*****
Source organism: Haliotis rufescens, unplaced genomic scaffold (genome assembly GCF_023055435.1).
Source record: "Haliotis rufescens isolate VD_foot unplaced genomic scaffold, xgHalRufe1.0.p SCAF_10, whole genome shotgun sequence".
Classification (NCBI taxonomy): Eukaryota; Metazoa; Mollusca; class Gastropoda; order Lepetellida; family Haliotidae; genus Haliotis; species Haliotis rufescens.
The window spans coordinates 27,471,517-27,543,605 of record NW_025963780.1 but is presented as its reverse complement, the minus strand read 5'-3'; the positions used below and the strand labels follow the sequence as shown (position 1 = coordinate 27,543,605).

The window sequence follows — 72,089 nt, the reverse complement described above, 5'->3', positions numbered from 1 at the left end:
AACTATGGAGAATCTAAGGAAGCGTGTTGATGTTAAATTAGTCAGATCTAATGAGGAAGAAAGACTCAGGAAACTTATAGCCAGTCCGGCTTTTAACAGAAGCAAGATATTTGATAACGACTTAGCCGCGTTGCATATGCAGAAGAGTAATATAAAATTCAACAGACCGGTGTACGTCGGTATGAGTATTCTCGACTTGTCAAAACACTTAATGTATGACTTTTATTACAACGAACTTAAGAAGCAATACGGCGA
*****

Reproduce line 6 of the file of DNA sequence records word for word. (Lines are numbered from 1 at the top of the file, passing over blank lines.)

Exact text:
AACTATGGAGAATCTAAGGAAGCGTGTTGATGTTAAATTAGTCAGATCTAATGAGGAAGAAAGACTCAGGAAACTTATAGCCAGTCCGGCTTTTAACAGAAGCAAGATATTTGATAACGACTTAGCCGCGTTGCATATGCAGAAGAGTAATATAAAATTCAACAGACCGGTGTACGTCGGTATGAGTATTCTCGACTTGTCAAAACACTTAATGTATGACTTTTATTACAACGAACTTAAGAAGCAATACGGCGA